Proper ventilation provides greater operating efficiencies with
each stove, fireplace and insert, as well as providing a home that is free of potentially harmful by-products of burning fuel products.
Proper installation is not only necessary for the performance of your new stove, fireplace or fireplace insert, but is necessary for your safety. Ace Hardware & Hearth installs what we sell. We use our own technicians and installers who understand the importance of delivering legendary Ace service. For more information and pricing on having Ace install a hearth in your Maryland home, click the price quote button below.
Each appliance type (gas, wood, pellet) uses venting indigenous to that type. For detailed information on chimney systems, venting and installation, click the link below:
Direct vent fireplaces, stoves, and inserts do not require a chimney and take just a few hours to install.
Direct vent uses a 7″ diameter pipe with a 4″ pipe inside. The inside pipe is used for exhaust and the outside pipe is used for air intake. Direct Vent models do not use any air from inside the house for combustion.
Direct vents often vent up a few feet and then elbow out through the wall. Some units vent straight out through the wall. Either type can also be vented through the roof. Direct vent fireplaces:
B-Vent pipe is 4″ in diameter, and is used for exhaust only. B-Vent models use air from the room for combustion. B-Vent models must vent above the roof line. They can either vent straight up through an existing chimney (in which case a less expensive flexible liner can be used) or through the wall and then up above the roof. Gas B-Vent fireplaces and stoves:
A vent-free gas fireplace operates without a chimney, flue or vent, so you can install one just about anywhere. Vent-free fireplaces operate on natural or propane gas. Most models require no electricity. Natural or propane gas fuels the flame through a permanent line that is connected to a blue-flame/yellow-flame burner or ceramic plaque burner within the heating appliance.
The primary gas combustion by-products that can affect indoor air quality are carbon monoxide, carbon dioxide, nitrogen dioxide, oxygen and water vapor (humidity) when new or serviced annually by a qualified technician. Because a vent free appliance can put up to a gallon of water vapor into a home very four hours it is burned, in regions that are known to be humid, vent-free could lead to mildew or mold issues. Using a dehumidifier while in use may minimize this hazard. Also, people with sinus sensitivities or asthma may see their symptoms exacerbated by using a vent-free appliance. If pets are in the home, you may smell the airborne dander being burned and returned to the living space.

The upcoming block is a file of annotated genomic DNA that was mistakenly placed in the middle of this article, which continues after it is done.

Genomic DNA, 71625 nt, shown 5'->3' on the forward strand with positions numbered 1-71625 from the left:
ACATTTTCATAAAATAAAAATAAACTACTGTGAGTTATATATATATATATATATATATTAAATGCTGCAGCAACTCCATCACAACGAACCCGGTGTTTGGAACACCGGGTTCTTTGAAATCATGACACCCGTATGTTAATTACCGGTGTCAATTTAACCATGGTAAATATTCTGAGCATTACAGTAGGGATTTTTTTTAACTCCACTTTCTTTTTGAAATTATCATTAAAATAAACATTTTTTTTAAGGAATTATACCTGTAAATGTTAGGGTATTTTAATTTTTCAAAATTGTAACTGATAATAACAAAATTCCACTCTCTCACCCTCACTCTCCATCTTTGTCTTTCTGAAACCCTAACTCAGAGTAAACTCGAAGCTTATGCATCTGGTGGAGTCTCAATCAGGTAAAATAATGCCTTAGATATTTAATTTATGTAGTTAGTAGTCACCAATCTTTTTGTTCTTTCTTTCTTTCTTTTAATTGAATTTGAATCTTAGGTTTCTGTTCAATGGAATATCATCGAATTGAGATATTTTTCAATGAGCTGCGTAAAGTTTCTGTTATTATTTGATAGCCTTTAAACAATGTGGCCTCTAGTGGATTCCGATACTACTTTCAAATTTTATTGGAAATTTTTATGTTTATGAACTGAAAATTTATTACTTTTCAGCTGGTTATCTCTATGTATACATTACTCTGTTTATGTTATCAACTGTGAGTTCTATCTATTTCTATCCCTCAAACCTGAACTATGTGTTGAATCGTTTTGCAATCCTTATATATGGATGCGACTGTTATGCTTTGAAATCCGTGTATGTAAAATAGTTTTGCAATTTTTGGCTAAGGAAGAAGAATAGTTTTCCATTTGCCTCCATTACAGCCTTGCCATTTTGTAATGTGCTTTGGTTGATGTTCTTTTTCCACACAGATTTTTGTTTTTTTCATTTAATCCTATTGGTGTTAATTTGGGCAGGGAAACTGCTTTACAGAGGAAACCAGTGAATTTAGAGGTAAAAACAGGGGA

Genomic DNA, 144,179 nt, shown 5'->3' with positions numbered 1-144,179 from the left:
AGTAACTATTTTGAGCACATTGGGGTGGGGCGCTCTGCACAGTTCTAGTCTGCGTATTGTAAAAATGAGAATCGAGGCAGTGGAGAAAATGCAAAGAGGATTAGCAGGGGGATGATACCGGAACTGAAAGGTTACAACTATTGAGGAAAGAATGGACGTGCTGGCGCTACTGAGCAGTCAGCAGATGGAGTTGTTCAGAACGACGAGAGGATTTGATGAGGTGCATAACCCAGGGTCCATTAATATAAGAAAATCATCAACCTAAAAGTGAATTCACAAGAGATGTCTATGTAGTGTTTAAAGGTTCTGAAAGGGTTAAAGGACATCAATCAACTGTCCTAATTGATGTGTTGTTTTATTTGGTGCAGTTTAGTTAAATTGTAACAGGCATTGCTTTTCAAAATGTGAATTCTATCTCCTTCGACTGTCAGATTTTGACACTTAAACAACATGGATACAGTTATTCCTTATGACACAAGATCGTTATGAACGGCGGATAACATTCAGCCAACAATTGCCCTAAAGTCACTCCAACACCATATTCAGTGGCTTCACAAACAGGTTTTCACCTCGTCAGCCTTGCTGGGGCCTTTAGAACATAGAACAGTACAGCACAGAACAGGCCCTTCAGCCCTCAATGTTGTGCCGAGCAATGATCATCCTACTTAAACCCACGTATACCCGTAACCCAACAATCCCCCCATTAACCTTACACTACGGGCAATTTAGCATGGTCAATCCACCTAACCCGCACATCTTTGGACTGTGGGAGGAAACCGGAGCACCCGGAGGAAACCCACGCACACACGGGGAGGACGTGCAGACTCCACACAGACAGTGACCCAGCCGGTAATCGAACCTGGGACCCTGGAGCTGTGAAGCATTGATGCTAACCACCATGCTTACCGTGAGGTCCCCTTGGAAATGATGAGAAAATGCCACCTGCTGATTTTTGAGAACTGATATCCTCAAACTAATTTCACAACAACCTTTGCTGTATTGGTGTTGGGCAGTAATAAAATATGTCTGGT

Today’s vent-free fireplaces operate well within nationally recognized standards and recommendations for all five by-products.American Gas Association Research Division confirms these low emission levels.
Oxygen Detection Safety-Pilot. Since 1980, vent-free gas heating appliances have been equipped with a unique safety-pilot system called an oxygen detection safety-pilot, or ODS. The ODS is the proven technological innovation that revolutionized the safety of vent-free gas heating appliances. The ODS automatically shuts off the gas supply in the rare event that the oxygen level in the room falls to 18 percent. Questions remain about the long-term effect of vent-free gas fireplace emissions on indoor air quality. In 1995, the Vent-Free Gas Products Alliance of the Gas Appliance Manufacturers Association (GAMA) commissioned a study on indoor air quality as it relates to vent-free gas heating products in the home. The results proved that vent-free gas heating products meet or exceed the most current and applicable nationally recognized standards and guidelines for indoor air quality. Even so, the Hearth, Patio & Barbecue Association recommends the installation of a carbon monoxide detector with all gas hearth products.
Wood burning fireplaces are naturally vented three feet above the roof of a house or a minimum of two feet above any point of the structure within a ten foot radius. Depending on the fireplace selected, this venting can occur through a masonry or stainless steel, Class A type all-fuel chimney system. Click the link below to see a complete Wood Burning Fireplace Fact Sheet from the Hearth, Patio & Barbeque Association.
Proper venting is essential for proper appliance performance, dwelling safety, maintenance frequency, and indoor environment. Pellet stoves produce little or no visible smoke after startup, but exhaust gases, fine ash, and water vapor must be removed safely from the appliance to the outdoors without leaking into the house. The purpose of all vents is removal of combustion by-products during normal operation. For most designs, the exhaust is mechanical: a fan blows the combustion by-products out and pulls air needed for combustion into the fire.
Ace recommends industry trained professional install all venting systems. Permits may be required.
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